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May 20, 2008

STATS: Comscore Time Again: Google Query Growth Solid, Yahoo Crappy

Ed: Lost in the noise of the conversation is the solid 18% overall growth. 

I wouldn't be surprised that comScore measured flat paid clicks in April, perhaps a decline year over year. With all the negative press received by comScore in March, they may be slow to report and trying to minimize the issue.

Google's paid clicks have hit a wall. It's the traditional retail problem of revenues from same store operations. When same store sales slow, overall growth slows. 

Google needs to monetize Youtube, DoubleClick, and Blogger to sustain revenue growth.

Comscore Time Again: Google Query Growth Solid, Yahoo Crappy

The first half of the monthly Comscore ritual is complete, and the results shouldn't trigger any alarms. This evening, Comscore released its April query share report. JP Morgan analyst Imran Khan reports that there were no major surprises:

  • Google gained share: 61.6% of US queries, up from 59.8% in March--the first time Google's US share has exceeded 60%. Google's queries also grew 31% year-over-year, consistent with the growth rate of the past few months.
  • Everyone else lost share: Yahoo dropped almost another full point, to 20.4%. Query volume shrank for the third consecutive month, down -1.5%. Slowly but surely, Yahoo's query share is heading toward zero. Microsoft, meanwhile, also lost share, but at least its queries grew year over year--up 9.4%. Ask? Don't ask. Down to 4.3%. AOL dropped, too, to 4.6%.
  • Overall query volume grew at a steady 18%, the same rate as the last few months.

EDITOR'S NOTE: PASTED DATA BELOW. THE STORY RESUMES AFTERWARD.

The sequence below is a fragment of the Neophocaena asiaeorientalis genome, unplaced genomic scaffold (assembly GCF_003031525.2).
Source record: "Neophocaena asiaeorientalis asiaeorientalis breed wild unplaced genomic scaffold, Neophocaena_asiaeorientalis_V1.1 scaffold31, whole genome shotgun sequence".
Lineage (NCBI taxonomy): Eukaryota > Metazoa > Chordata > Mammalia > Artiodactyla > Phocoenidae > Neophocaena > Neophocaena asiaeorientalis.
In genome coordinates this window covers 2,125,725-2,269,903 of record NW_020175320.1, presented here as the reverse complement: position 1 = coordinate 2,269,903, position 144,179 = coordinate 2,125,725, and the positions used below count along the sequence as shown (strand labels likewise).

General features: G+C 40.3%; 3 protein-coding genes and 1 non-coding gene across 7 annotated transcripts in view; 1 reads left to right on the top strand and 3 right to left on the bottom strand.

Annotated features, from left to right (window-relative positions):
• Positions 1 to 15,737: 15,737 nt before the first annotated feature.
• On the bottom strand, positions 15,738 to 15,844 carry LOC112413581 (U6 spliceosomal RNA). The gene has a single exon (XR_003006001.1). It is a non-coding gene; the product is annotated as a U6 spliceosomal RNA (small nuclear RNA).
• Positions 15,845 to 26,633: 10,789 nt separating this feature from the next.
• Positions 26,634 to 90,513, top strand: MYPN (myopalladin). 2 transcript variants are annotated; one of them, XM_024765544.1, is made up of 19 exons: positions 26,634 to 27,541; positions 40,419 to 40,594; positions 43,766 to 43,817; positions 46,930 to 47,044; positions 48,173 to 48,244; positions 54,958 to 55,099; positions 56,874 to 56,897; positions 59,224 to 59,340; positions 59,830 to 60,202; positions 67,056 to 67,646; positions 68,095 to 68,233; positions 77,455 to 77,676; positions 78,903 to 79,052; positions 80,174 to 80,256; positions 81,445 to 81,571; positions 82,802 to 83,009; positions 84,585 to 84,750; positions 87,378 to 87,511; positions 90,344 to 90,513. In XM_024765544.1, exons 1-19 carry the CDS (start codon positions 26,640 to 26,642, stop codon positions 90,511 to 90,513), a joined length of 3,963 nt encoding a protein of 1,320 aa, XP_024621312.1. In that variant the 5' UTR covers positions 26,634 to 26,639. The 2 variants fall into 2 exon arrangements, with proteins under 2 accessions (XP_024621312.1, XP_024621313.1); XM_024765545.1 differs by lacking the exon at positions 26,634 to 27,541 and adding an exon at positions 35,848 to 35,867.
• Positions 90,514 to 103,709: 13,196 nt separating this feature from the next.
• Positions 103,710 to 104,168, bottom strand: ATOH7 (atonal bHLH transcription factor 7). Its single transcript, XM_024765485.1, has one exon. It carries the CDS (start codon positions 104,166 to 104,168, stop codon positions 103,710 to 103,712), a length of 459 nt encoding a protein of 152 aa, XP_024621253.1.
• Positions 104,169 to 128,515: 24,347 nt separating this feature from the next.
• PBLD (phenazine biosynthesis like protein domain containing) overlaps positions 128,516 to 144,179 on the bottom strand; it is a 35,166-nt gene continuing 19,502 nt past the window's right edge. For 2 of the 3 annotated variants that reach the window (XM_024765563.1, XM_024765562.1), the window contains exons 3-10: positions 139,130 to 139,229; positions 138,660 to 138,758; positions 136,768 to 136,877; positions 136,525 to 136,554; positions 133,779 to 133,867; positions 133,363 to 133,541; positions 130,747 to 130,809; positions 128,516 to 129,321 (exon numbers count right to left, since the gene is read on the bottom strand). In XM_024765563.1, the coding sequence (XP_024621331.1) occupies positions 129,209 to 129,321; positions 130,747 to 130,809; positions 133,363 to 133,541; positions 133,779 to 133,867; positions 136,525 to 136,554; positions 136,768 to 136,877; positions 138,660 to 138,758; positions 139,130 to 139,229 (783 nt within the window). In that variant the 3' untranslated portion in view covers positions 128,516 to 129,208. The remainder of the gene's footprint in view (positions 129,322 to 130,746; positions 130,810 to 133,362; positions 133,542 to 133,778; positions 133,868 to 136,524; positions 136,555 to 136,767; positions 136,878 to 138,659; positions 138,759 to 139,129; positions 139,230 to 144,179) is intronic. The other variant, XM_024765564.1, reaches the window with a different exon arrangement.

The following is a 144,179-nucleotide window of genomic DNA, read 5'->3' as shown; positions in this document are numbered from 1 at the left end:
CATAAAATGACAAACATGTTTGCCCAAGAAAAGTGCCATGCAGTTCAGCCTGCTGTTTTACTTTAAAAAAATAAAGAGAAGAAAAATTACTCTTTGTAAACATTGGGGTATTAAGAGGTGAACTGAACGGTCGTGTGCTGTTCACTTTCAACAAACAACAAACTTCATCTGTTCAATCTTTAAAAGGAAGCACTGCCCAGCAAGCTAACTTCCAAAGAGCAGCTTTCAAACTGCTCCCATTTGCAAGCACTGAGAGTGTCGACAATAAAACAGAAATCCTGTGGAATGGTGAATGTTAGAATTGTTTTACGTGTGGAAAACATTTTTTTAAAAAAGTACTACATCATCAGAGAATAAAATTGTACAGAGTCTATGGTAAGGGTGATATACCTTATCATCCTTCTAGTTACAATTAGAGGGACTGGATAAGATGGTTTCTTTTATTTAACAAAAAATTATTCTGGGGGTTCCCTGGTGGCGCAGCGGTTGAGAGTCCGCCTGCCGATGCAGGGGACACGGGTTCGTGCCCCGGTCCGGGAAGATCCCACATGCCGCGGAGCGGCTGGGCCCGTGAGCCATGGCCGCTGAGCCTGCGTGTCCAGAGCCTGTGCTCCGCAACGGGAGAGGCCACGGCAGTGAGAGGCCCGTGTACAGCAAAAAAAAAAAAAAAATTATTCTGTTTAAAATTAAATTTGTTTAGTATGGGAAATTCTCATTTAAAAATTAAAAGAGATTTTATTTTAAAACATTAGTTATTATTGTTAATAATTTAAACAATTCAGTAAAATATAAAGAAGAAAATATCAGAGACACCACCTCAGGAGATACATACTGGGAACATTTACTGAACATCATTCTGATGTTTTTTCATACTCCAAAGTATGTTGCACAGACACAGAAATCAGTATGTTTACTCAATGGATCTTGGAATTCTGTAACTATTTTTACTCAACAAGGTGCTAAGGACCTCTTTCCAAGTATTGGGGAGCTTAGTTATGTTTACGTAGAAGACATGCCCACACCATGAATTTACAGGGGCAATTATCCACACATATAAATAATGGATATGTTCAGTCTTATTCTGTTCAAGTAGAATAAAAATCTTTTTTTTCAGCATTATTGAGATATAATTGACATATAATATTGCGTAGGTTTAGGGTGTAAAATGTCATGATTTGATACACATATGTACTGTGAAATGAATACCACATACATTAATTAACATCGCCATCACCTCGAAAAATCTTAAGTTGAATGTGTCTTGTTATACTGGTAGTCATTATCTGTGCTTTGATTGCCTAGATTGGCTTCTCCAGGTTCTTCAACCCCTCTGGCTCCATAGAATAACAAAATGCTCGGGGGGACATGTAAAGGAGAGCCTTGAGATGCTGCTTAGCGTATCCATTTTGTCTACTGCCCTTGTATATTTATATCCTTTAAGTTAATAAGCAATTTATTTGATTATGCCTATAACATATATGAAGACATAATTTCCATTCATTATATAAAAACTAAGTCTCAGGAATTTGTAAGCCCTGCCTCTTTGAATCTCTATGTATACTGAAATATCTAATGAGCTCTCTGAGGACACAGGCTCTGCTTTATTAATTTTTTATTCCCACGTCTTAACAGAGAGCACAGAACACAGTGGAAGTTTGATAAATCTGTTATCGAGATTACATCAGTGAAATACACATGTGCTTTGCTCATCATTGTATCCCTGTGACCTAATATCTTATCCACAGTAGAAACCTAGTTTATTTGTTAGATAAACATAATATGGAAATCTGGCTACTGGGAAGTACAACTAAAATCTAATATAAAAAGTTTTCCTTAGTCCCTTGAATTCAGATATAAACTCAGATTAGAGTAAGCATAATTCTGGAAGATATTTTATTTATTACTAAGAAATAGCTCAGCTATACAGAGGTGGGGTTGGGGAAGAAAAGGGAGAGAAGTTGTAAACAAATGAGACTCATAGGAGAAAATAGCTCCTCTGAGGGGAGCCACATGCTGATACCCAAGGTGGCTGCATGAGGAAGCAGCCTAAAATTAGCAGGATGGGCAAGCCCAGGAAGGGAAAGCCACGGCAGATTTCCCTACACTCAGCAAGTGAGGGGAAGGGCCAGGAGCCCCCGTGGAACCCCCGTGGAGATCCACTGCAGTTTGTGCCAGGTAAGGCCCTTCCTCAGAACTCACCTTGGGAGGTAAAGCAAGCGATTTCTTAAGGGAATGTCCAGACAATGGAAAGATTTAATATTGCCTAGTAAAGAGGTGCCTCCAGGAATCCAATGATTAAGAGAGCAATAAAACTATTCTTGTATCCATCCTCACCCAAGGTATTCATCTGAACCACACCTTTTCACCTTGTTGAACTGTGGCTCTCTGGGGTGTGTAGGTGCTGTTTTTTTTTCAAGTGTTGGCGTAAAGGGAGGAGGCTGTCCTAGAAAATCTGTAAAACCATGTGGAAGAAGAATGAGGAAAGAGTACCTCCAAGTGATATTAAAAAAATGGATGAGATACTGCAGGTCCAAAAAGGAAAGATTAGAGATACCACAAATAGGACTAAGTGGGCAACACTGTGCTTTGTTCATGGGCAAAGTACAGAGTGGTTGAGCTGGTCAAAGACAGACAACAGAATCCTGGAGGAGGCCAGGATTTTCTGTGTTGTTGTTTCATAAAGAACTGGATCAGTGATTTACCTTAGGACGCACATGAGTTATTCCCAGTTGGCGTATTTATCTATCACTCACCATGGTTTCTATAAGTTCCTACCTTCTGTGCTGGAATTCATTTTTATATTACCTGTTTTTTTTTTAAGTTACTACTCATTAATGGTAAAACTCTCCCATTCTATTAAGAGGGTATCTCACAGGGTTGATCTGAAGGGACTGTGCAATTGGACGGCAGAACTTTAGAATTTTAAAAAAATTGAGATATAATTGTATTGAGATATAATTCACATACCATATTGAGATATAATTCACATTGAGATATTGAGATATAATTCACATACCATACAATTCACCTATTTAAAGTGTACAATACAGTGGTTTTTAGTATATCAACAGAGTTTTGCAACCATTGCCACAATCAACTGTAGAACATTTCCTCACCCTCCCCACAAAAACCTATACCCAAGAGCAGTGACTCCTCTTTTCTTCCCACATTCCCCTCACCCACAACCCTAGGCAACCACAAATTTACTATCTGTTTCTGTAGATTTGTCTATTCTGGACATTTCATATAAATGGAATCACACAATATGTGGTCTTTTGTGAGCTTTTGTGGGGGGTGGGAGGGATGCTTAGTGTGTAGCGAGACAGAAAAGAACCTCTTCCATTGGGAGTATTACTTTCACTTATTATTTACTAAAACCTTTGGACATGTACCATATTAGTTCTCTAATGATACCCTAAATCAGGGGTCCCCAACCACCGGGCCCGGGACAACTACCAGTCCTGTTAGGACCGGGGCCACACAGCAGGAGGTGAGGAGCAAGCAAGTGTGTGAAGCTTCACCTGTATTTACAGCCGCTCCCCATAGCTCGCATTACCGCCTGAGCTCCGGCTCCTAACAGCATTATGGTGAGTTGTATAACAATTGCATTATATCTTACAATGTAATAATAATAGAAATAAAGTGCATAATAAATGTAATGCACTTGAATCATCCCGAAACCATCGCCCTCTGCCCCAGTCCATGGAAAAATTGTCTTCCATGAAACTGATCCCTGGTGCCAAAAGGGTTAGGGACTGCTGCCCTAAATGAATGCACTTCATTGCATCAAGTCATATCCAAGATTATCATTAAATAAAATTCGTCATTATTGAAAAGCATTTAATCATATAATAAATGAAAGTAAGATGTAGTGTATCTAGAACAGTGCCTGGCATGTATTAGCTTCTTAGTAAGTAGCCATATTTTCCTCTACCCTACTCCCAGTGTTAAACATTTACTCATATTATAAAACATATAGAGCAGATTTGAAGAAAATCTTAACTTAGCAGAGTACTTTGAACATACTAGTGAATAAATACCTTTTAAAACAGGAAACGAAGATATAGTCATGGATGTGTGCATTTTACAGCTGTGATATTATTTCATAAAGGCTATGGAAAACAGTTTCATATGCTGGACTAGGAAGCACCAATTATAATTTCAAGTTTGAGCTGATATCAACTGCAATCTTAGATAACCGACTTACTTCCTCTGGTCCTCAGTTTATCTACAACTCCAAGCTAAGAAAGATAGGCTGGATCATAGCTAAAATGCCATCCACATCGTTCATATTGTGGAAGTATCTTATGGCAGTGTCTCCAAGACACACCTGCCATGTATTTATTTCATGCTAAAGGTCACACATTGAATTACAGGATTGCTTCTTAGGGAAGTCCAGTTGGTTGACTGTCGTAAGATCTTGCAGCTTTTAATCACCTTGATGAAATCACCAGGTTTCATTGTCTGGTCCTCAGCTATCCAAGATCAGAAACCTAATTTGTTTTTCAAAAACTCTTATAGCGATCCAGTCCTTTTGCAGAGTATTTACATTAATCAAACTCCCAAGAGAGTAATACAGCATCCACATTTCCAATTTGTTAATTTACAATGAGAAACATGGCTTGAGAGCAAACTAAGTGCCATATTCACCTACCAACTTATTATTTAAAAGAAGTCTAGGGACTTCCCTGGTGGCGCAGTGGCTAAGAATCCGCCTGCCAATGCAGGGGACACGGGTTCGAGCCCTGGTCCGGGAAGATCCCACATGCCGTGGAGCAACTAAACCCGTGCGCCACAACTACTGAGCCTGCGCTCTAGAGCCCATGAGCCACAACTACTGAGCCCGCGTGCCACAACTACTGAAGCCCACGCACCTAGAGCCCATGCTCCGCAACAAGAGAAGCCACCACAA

• Yahoo's continued loss of share is not good news as it tries to cut a deal with Microsoft. Microsoft's continued loss of share is not good news as it panics at the thought of a Google-Yahoo tie-up.

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As a reminder, this report measures U.S. queries, not worldwide queries or U.S. paid clicks. The Comscore reports that set off the panic last quarter looked at U.S. paid clicks. Comscore will likely publish its April paid click report later this week.

Not yet bored to death by Comscore defending the accuracy of its data after getting blamed (unfairly) for costing investors millions? Then watch Comscore chairman Gian Fulgoni on Cramer here. Or just read the post below.


Google’s Blogger remained atop the blog site rankings with 38.4 million unique visitors, up 40% from 27.4 million in April ‘07:


WordPress was again up - an impressive 160% from April ‘07 - increasing its unique audience to 16.6 million.

Seventh-place HuffingtonPost.com also maintained its impressive growth - 99% - from a year earlier, but dropped down from it fifth-place ranking in March.

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